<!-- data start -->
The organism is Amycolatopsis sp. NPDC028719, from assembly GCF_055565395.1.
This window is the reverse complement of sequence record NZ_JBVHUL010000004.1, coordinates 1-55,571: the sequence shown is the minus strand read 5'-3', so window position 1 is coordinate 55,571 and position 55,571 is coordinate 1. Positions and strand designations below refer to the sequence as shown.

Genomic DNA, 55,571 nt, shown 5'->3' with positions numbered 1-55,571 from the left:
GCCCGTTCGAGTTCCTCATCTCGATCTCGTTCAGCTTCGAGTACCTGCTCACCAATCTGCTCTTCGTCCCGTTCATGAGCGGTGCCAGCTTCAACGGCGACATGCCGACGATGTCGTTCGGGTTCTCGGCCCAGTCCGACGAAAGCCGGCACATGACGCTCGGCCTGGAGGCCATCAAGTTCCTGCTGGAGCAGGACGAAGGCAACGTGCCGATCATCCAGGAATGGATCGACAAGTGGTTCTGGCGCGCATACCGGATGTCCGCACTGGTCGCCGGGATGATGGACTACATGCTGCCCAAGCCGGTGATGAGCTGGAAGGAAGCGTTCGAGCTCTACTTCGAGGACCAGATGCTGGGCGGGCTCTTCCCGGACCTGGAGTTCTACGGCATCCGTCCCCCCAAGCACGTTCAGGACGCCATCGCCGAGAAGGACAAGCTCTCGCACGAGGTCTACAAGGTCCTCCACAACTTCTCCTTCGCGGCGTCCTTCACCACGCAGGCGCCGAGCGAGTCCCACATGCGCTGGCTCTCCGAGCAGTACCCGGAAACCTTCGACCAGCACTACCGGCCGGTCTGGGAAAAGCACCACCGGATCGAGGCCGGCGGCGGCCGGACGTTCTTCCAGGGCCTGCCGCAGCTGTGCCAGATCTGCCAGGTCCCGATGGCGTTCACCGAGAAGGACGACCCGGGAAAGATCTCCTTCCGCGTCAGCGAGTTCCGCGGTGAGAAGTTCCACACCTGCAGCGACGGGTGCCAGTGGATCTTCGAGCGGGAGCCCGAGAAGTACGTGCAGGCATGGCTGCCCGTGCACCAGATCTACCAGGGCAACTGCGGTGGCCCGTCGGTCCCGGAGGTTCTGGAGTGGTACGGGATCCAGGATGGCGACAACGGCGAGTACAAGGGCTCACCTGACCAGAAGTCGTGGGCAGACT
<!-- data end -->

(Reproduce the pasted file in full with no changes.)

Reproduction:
The organism is Amycolatopsis sp. NPDC028719, from assembly GCF_055565395.1.
This window is the reverse complement of sequence record NZ_JBVHUL010000004.1, coordinates 1-55,571: the sequence shown is the minus strand read 5'-3', so window position 1 is coordinate 55,571 and position 55,571 is coordinate 1. Positions and strand designations below refer to the sequence as shown.

Genomic DNA, 55,571 nt, shown 5'->3' with positions numbered 1-55,571 from the left:
GCCCGTTCGAGTTCCTCATCTCGATCTCGTTCAGCTTCGAGTACCTGCTCACCAATCTGCTCTTCGTCCCGTTCATGAGCGGTGCCAGCTTCAACGGCGACATGCCGACGATGTCGTTCGGGTTCTCGGCCCAGTCCGACGAAAGCCGGCACATGACGCTCGGCCTGGAGGCCATCAAGTTCCTGCTGGAGCAGGACGAAGGCAACGTGCCGATCATCCAGGAATGGATCGACAAGTGGTTCTGGCGCGCATACCGGATGTCCGCACTGGTCGCCGGGATGATGGACTACATGCTGCCCAAGCCGGTGATGAGCTGGAAGGAAGCGTTCGAGCTCTACTTCGAGGACCAGATGCTGGGCGGGCTCTTCCCGGACCTGGAGTTCTACGGCATCCGTCCCCCCAAGCACGTTCAGGACGCCATCGCCGAGAAGGACAAGCTCTCGCACGAGGTCTACAAGGTCCTCCACAACTTCTCCTTCGCGGCGTCCTTCACCACGCAGGCGCCGAGCGAGTCCCACATGCGCTGGCTCTCCGAGCAGTACCCGGAAACCTTCGACCAGCACTACCGGCCGGTCTGGGAAAAGCACCACCGGATCGAGGCCGGCGGCGGCCGGACGTTCTTCCAGGGCCTGCCGCAGCTGTGCCAGATCTGCCAGGTCCCGATGGCGTTCACCGAGAAGGACGACCCGGGAAAGATCTCCTTCCGCGTCAGCGAGTTCCGCGGTGAGAAGTTCCACACCTGCAGCGACGGGTGCCAGTGGATCTTCGAGCGGGAGCCCGAGAAGTACGTGCAGGCATGGCTGCCCGTGCACCAGATCTACCAGGGCAACTGCGGTGGCCCGTCGGTCCCGGAGGTTCTGGAGTGGTACGGGATCCAGGATGGCGACAACGGCGAGTACAAGGGCTCACCTGACCAGAAGTCGTGGGCAGACT